Set the seat height such that you bend slightly at the knee when the pedal is in the down position. If you raise the seat too high, you can make your back bend from side to side and rotate too much as your feet try to reach the pedals. This twisting can irritate your back. As you ride your bike, remember that you are doing it for your back and your good health, not for competition. Keep your gears set so that pedaling is easy. Your back will get a lot of exercise without a lot of irritation if you keep it in low gear.

©2006 Publications International, Ltd. The motion of swimming uses almost all of the muscles in and around your back.

Try Swimming

Maybe cycling just isn't an option for you. Exercise in the water may be more your style, and it certainly can feel great on your back. Water supports your body, and when the temperature is moderately warm, swimming warms muscles and opens blood vessels, relaxing your back. Also, the motion of swimming uses almost all of the muscles in and around your back and increases joint lubrication and overall flexibility.

Even if you are an out-of-shape novice for whom swimming seems too strenuous, you can learn to use the water to your advantage. If you are not a good swimmer, try using a flotation device so you can stay afloat without exhausting effort. For example, a wet vest allows you to walk or run in deep water without touching the bottom of the pool. You don't even have to know how to swim at all to wade through the shallow end of the pool and receive the benefits of the water's resistance and buoyancy.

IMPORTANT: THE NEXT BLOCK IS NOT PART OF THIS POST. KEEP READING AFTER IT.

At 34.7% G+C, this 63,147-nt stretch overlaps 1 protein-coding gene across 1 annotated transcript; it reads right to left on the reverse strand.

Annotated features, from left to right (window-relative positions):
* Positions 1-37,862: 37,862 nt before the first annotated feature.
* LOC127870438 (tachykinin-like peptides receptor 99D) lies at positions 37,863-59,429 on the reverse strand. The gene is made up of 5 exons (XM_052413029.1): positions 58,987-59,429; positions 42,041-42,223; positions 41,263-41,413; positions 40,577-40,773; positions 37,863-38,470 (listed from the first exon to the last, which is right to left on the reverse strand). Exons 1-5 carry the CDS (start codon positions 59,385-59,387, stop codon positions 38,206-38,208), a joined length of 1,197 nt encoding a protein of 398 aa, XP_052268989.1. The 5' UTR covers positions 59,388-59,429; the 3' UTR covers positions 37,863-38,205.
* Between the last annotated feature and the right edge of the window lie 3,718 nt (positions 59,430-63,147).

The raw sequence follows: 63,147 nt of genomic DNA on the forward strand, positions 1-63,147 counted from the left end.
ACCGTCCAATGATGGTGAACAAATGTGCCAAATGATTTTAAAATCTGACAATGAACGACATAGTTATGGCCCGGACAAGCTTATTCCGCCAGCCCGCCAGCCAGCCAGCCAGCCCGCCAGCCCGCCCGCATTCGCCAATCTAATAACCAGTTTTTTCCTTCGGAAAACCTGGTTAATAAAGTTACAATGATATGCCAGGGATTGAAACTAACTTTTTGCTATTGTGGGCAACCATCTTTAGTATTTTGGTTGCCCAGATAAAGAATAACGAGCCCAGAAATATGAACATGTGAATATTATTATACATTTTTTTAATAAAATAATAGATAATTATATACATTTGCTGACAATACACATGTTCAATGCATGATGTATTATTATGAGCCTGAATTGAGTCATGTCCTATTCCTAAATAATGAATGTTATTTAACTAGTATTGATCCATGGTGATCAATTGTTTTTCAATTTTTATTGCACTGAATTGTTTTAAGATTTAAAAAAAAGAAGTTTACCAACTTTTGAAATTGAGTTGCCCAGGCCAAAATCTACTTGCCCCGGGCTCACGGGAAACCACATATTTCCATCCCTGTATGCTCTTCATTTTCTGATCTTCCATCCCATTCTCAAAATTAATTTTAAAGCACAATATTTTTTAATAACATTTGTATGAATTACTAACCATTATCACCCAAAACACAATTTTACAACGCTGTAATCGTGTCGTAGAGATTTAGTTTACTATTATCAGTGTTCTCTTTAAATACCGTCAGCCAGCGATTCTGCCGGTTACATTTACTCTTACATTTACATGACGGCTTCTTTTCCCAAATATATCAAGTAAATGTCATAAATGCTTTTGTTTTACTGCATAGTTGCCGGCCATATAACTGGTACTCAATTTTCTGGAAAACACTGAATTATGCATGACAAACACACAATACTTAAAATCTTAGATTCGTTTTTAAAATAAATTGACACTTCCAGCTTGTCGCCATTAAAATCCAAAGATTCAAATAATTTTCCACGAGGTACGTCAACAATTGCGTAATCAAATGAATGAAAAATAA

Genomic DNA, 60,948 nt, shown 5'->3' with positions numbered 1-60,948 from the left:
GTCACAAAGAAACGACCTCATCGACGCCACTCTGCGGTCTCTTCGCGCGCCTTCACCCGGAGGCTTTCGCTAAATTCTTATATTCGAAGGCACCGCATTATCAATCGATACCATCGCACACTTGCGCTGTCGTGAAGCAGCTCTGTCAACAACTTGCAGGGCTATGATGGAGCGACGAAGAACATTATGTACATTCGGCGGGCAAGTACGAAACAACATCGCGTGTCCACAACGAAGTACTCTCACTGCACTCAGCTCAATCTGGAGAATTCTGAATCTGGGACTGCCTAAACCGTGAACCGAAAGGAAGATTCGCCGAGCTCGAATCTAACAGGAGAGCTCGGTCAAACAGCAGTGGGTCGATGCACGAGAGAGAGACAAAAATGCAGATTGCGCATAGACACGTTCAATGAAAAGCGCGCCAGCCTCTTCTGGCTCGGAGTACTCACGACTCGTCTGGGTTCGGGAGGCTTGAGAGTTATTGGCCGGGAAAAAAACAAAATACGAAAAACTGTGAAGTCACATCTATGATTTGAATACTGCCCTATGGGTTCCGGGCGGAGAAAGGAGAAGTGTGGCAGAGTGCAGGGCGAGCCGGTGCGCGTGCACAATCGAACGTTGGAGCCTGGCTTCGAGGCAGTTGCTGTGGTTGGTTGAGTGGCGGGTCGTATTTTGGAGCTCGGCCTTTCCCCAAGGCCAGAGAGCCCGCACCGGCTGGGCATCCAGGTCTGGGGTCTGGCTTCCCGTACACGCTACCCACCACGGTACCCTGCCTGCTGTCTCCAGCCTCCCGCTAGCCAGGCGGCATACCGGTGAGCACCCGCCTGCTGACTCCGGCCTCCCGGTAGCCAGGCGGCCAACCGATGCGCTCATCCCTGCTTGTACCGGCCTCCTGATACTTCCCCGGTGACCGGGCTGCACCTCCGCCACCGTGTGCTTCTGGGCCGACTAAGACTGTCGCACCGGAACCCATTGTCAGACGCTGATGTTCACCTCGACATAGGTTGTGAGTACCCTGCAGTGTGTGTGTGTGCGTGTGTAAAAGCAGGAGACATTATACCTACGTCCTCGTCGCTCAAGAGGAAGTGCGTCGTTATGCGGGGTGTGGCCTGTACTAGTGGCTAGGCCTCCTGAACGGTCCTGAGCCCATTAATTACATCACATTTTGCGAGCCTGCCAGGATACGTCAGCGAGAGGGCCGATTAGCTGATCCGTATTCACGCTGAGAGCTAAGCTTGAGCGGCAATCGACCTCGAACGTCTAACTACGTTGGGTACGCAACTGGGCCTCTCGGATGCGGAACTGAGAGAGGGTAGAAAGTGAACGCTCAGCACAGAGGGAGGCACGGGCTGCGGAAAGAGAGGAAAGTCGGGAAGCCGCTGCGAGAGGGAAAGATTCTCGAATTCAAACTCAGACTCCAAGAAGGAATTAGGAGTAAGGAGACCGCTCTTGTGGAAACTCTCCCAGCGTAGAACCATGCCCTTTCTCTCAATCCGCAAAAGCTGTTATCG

You can also swim with a flotation device. For example, hold one between your thighs to keep your legs on top of the water with your upper body. You can also get hand paddles so that you can move through the water with less effort while still receiving the benefits for your back. Be aware that the water, even though it feels invigorating while you are in it, does provide a lot more resistance to the movement of your arms, legs, and body than you may be accustomed to. This can tire you out quickly and leave you fatigued for some time. Start out easy, and progress more slowly than you might with some other activity, such as walking.